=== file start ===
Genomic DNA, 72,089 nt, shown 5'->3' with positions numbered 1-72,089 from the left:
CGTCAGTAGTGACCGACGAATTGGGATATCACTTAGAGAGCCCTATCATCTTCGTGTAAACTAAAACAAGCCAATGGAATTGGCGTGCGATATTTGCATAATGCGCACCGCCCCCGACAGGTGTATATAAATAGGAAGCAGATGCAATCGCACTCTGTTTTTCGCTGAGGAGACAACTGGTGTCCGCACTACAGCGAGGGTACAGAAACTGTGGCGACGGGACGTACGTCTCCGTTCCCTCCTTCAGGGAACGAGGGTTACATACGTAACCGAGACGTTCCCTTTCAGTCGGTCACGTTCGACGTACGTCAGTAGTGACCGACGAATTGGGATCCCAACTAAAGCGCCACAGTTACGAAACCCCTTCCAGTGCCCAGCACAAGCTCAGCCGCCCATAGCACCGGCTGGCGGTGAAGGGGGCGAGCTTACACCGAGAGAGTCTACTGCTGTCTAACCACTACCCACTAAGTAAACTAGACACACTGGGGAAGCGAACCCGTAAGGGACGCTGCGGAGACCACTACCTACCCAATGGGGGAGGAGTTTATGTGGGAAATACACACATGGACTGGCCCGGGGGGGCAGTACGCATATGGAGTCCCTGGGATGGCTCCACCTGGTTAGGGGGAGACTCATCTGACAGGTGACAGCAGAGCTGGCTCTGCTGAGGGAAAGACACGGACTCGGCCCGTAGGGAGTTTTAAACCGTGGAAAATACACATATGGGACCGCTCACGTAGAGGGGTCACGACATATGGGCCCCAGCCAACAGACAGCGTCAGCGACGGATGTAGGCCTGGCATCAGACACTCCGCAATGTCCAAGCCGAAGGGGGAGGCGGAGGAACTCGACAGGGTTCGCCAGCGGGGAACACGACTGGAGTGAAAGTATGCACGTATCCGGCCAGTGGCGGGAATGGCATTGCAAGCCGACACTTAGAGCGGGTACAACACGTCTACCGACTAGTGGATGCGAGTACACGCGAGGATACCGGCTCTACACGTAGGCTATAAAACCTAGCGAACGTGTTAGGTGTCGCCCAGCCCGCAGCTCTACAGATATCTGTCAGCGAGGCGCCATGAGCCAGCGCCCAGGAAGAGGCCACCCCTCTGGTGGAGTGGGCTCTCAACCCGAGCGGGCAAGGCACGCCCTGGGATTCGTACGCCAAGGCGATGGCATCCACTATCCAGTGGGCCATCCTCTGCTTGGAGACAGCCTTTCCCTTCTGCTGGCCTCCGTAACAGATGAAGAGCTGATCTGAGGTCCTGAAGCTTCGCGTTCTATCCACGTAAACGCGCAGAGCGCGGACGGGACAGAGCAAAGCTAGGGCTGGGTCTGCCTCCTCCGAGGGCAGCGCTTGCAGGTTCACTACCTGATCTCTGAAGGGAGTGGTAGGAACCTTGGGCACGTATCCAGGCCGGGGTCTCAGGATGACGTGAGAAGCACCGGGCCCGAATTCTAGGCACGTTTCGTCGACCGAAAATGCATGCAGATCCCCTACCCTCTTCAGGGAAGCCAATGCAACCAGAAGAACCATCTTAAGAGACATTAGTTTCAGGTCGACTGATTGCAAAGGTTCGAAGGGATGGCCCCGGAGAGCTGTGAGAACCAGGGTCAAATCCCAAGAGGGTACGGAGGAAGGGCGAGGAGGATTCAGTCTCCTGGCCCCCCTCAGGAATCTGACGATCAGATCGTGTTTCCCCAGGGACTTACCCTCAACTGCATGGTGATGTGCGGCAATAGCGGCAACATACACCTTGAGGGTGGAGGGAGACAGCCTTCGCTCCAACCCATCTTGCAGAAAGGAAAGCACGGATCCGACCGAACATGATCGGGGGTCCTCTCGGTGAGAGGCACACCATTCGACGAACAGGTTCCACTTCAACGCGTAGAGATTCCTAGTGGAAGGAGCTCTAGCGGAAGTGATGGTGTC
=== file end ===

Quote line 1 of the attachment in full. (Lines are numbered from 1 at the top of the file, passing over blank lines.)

Genomic DNA, 72,089 nt, shown 5'->3' with positions numbered 1-72,089 from the left: